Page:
12. I use Microvox with all the issues that Jim mentions above.

     

    In an article on Concertina Library Simon Thoumire says he uses Accusound mics and says they're very good. He also says he will do a seperate article on mics but I can't find anything, I don't think it's happened. Might be worth contacting him.

     

    The Accusound mics don't seem to be contact ones, they sit on flexible necks that attact with a little plastic fitting. Still seems to be an issue with wires although they say they can be used with a wireless radio system. I imagine there would still be wires going to a belt mounted transmitter. All sounds very expensive. Check it out here.http://accusound.com/product-list/concertina/product/6-concertina-microphone-system

  13. I'm having trouble trying to copy and paste a quote from Matthew so just type it in.

     

    "Are there any non/less-folky singers who back up more modern singing, for contrast?"

     

    And later,

     

    "Almost all of these are old folk or more recent folk in a relatively conservative style."

     

    That seems to be the way it is. Searching the net there's only Juliette Daum that I've come across who performs some more modern songs. I must confess I have had virtually no contact with other concer players or exposure to concertina recordings until very recently so there must be some performers who cover modern material, apart from their own compositions I mean. I certainly would like to hear some.

     

    I have enjoyed hearing some of the singers mentioned in this post, in particular Steve Turner whose accompaniment style I found very interesting although a little busy at times which overpowered the vocal somewhat I felt.

     

    It is nice to hear other singers accompaniment styles, you can pick up techniques, but not being too exposed allows one to develop an individual style. Recently I posted a few Youtube vids in the video section of this forum, some "modern" songs (Honey Pie,Rainbow Connection,Lighthouse), partly in the hope that it would coax out some singers doing non-traditional material with concertina accompaniment. So where are you all?,come on.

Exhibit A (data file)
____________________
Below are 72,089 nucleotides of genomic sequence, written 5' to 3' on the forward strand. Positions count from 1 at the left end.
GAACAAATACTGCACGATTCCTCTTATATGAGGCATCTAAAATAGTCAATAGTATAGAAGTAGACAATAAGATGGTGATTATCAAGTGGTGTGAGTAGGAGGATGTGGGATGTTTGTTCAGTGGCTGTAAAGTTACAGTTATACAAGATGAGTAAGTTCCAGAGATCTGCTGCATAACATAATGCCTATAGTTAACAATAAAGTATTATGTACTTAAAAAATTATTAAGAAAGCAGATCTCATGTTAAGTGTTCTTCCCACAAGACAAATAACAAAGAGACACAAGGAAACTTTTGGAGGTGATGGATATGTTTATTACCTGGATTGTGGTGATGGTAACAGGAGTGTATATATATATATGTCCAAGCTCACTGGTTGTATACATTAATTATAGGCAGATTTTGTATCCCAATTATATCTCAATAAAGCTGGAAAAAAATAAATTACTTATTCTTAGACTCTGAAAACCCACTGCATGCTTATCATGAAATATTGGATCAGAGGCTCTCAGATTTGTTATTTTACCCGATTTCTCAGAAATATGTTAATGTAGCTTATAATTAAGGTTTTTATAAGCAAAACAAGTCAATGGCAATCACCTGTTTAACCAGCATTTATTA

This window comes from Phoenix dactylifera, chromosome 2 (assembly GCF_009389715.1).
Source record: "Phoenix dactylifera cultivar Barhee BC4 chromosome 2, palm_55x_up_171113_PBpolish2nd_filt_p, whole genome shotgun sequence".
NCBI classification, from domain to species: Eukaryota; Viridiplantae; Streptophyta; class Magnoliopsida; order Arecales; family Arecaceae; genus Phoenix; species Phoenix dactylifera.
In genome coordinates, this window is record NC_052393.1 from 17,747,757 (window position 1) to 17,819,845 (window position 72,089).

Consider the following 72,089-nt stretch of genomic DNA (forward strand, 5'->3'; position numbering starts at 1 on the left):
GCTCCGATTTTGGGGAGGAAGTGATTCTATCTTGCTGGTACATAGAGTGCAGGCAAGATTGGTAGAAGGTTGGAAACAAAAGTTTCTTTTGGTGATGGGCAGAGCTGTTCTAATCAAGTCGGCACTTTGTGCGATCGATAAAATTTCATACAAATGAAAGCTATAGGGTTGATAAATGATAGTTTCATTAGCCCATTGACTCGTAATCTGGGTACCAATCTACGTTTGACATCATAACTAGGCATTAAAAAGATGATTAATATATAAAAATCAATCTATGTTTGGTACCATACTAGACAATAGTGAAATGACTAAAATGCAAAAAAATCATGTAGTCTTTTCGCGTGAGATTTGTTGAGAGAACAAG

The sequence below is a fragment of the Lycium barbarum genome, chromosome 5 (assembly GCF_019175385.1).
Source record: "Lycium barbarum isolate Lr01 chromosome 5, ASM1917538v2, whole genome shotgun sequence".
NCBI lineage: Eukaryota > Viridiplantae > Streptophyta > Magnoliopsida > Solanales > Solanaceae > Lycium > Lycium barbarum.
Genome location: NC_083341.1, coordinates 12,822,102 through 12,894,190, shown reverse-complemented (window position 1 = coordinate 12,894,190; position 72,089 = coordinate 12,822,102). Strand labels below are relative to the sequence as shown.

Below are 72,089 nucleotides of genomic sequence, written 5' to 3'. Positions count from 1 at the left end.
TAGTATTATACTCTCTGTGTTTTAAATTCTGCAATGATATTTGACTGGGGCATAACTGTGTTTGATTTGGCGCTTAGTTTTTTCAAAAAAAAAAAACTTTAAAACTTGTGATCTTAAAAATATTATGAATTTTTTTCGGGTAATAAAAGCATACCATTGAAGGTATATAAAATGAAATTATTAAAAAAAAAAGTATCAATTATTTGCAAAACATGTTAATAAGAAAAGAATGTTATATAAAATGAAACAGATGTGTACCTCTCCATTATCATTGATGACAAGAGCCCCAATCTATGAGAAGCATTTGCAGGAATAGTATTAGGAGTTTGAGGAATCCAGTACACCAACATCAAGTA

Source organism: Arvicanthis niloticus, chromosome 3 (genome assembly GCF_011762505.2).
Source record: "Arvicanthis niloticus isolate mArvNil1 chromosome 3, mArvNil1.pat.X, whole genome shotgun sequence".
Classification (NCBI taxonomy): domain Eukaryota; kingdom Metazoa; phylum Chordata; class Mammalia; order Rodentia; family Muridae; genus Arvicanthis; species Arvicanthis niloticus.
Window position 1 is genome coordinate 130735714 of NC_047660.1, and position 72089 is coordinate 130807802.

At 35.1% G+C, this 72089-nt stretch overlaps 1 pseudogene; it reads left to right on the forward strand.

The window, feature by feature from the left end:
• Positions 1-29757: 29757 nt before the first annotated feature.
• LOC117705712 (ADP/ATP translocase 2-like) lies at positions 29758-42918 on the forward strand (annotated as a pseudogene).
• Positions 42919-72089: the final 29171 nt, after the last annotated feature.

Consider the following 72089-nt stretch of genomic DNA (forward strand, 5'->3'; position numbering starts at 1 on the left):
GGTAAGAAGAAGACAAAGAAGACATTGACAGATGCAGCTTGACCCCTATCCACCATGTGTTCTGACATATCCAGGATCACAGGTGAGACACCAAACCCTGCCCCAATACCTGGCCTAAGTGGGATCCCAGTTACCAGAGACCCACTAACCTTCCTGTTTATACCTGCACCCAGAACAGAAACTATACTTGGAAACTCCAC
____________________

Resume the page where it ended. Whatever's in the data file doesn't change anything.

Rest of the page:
In its heyday the concertina was often used to play the music of the day. Now it seems it's mostly used to play the music of yesterday.

  14. As I can read from all of you, we all have quite similiar approach:) That is to take and mix together what is best from guitar, accordion and piano styles of accompaniment and render them on concertina to the extent possible.

     

    Here you have an example of my accompaniment and singing http://www.youtube.com/watch?v=F9HH37QlVF8

    The accompaniment on this one is a mix of accordion style om-pa with bits of melody line, quite closely resembling the original arrangement.

    Lukasz,

     

    Unfortunately my Polish is none existent but I did enjoy your piece without understanding a word. You say it's a cover so not a traditional song? Not many people play and sing songs on concertina that aren't traditional.

     

    I sing some trad songs, mostly Aussie ones but I find modern songs more interesting to play on the concer. When I find time ( difficult but perhaps before Christmas) I'll have to record and post my versions of "Raindrops Keep Falling On My Head" and "Chim Chim Cheree". They have lots of interesting chords, would go well on Duet.

     

    You fellas may not know the Waifs but here's my version of their song "Lighthouse" http://www.youtube.com/watch?v=1nFj5Mi5dc4 It's fairly sparse but has a lot of that vamping on the off beat that I spoke of in the post above.